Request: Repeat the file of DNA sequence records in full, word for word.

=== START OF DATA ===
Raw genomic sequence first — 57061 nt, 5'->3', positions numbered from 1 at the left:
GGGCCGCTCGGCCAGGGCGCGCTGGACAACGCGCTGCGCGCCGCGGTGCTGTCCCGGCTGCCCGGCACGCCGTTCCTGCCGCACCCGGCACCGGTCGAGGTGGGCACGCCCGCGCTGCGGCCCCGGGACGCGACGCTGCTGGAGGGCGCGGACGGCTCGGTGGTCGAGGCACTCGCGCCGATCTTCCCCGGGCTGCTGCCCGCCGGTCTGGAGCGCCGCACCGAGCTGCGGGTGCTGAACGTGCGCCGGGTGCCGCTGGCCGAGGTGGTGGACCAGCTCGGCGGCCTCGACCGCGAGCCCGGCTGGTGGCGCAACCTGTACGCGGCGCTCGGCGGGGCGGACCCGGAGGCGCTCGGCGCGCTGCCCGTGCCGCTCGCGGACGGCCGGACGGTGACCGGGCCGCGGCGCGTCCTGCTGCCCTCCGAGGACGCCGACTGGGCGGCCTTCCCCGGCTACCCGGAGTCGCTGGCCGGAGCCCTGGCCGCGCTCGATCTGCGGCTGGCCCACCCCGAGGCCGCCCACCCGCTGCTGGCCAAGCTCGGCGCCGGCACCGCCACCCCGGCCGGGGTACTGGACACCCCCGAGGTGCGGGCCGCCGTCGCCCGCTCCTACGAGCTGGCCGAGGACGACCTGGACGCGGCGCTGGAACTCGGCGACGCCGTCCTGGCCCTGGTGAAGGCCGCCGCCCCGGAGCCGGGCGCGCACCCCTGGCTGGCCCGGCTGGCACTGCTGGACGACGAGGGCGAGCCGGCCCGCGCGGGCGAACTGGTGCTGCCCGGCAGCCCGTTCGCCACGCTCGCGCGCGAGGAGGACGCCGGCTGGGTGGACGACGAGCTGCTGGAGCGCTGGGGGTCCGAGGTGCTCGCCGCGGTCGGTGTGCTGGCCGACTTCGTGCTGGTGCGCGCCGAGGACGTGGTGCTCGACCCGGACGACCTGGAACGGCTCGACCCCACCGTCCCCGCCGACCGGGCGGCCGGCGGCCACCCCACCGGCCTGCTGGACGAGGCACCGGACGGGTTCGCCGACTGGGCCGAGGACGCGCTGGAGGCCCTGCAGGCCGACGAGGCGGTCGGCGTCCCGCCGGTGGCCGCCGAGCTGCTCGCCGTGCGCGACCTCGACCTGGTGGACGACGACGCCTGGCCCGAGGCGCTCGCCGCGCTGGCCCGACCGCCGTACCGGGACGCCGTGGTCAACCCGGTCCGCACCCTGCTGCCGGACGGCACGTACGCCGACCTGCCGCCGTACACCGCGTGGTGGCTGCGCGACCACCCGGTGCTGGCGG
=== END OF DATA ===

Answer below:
Raw genomic sequence first — 57061 nt, 5'->3', positions numbered from 1 at the left:
GGGCCGCTCGGCCAGGGCGCGCTGGACAACGCGCTGCGCGCCGCGGTGCTGTCCCGGCTGCCCGGCACGCCGTTCCTGCCGCACCCGGCACCGGTCGAGGTGGGCACGCCCGCGCTGCGGCCCCGGGACGCGACGCTGCTGGAGGGCGCGGACGGCTCGGTGGTCGAGGCACTCGCGCCGATCTTCCCCGGGCTGCTGCCCGCCGGTCTGGAGCGCCGCACCGAGCTGCGGGTGCTGAACGTGCGCCGGGTGCCGCTGGCCGAGGTGGTGGACCAGCTCGGCGGCCTCGACCGCGAGCCCGGCTGGTGGCGCAACCTGTACGCGGCGCTCGGCGGGGCGGACCCGGAGGCGCTCGGCGCGCTGCCCGTGCCGCTCGCGGACGGCCGGACGGTGACCGGGCCGCGGCGCGTCCTGCTGCCCTCCGAGGACGCCGACTGGGCGGCCTTCCCCGGCTACCCGGAGTCGCTGGCCGGAGCCCTGGCCGCGCTCGATCTGCGGCTGGCCCACCCCGAGGCCGCCCACCCGCTGCTGGCCAAGCTCGGCGCCGGCACCGCCACCCCGGCCGGGGTACTGGACACCCCCGAGGTGCGGGCCGCCGTCGCCCGCTCCTACGAGCTGGCCGAGGACGACCTGGACGCGGCGCTGGAACTCGGCGACGCCGTCCTGGCCCTGGTGAAGGCCGCCGCCCCGGAGCCGGGCGCGCACCCCTGGCTGGCCCGGCTGGCACTGCTGGACGACGAGGGCGAGCCGGCCCGCGCGGGCGAACTGGTGCTGCCCGGCAGCCCGTTCGCCACGCTCGCGCGCGAGGAGGACGCCGGCTGGGTGGACGACGAGCTGCTGGAGCGCTGGGGGTCCGAGGTGCTCGCCGCGGTCGGTGTGCTGGCCGACTTCGTGCTGGTGCGCGCCGAGGACGTGGTGCTCGACCCGGACGACCTGGAACGGCTCGACCCCACCGTCCCCGCCGACCGGGCGGCCGGCGGCCACCCCACCGGCCTGCTGGACGAGGCACCGGACGGGTTCGCCGACTGGGCCGAGGACGCGCTGGAGGCCCTGCAGGCCGACGAGGCGGTCGGCGTCCCGCCGGTGGCCGCCGAGCTGCTCGCCGTGCGCGACCTCGACCTGGTGGACGACGACGCCTGGCCCGAGGCGCTCGCCGCGCTGGCCCGACCGCCGTACCGGGACGCCGTGGTCAACCCGGTCCGCACCCTGCTGCCGGACGGCACGTACGCCGACCTGCCGCCGTACACCGCGTGGTGGCTGCGCGACCACCCGGTGCTGGCGG